(A) civil law. A term used in the civil law, by which is meant a person’s making a new species or subject from materials belonging to another. 2. When the new species can be again reduced to the matter of which it was made, the law considers the former mass as still existing, and, therefore, the new species as an accessory to the former subject; but where the thing made cannot be so reduced, as in the case of wine, which cannot be again turned into grapes, there is no place for the fiction juris; and, there, the workmanship draws after it the property of the material. (B) practice, contracts. A particular and detailed account of a thing: example, in order to obtain a patent for an invention, it is necessary to file a specification or an instrument of writing, which must lay open and disclose to the public every part of the process by which the invention can be made useful if the specification does not contain the whole truth relative to the discovery, or contains more than is requisite to produce the desired effect, and the concealment or addition was made for the purpose of deception, the patent would be void; for if the specification were insufficient on account of its want of clearness, exactitude or good faith, it would be a fraud on society that the patentee should obtain a monopoly without giving up his invention. 2. In charges against persons accused of military offences, they must be particularly described and clearly expressed; this is called the specification. (C) Patent law: The part of a patent application which describes the purpose of the patent, its structure and mechanics and the how the invention works or operates, in addition to mentioning prior art.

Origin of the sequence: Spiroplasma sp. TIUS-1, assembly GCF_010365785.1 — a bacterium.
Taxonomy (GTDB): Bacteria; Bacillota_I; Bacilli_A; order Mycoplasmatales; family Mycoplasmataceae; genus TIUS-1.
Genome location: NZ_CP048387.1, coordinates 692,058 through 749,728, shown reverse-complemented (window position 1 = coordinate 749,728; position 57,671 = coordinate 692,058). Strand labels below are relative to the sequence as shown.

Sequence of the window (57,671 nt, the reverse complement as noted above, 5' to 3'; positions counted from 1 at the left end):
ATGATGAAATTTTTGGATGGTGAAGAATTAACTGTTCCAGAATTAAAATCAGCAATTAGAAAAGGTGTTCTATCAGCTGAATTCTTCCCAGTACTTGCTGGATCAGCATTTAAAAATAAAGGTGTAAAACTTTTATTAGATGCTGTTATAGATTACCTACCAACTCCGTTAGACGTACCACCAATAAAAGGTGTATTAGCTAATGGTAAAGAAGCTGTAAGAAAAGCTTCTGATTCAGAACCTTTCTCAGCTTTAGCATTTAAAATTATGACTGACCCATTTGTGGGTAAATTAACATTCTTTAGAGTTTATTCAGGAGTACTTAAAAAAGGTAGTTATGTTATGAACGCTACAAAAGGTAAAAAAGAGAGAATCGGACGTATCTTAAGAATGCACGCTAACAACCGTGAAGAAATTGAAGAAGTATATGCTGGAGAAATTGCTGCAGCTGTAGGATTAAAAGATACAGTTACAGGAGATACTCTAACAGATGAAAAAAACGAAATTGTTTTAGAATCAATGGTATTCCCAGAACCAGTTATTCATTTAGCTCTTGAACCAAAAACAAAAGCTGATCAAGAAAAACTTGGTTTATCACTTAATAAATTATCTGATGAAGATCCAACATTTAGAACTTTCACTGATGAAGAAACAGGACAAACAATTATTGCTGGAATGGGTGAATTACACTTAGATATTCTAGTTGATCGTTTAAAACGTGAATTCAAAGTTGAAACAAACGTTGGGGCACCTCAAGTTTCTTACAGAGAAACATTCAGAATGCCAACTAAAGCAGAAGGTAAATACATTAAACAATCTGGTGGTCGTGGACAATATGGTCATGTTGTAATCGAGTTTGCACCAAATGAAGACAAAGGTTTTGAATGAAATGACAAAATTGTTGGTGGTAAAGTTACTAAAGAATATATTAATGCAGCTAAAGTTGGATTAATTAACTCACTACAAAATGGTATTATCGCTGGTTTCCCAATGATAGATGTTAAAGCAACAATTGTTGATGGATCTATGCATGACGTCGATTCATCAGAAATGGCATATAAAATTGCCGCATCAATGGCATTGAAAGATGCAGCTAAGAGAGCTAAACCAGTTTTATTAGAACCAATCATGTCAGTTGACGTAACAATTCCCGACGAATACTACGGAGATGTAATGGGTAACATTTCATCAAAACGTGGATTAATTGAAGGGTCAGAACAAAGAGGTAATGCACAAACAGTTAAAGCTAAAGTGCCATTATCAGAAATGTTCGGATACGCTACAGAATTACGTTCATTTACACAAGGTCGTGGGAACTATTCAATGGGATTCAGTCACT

Law Dictionary – Alternative Legal Definition
As used in the law relating to patents and in building contracts, the term denotes a particular or detailed statement of the various elements involved.
In military law. The clear and particular description of the charges preferred against a person accused of a military offense. Tytler, Mil. Law, 109; Carter v. McClaughry, 183 U. S. 365, 22 Sup. Ct 181, 46 L. Ed. 236.
In the law of personal property. The acquisition of title to a thing by working it into new forms or species from the raw material; corresponding to the apccificatio of the Roman law. See Lampton v. Preston, 1 J. J. Marsh. (Ky.) 462, 1? Am. Dec. 104.
In practice. A detailed and particular enumeration of several points or matters urged or relied on by a party to a suit or proceeding; as, a “specification of errors,” or a “specification of grounds of opposition to a bankrupt’s discharge.”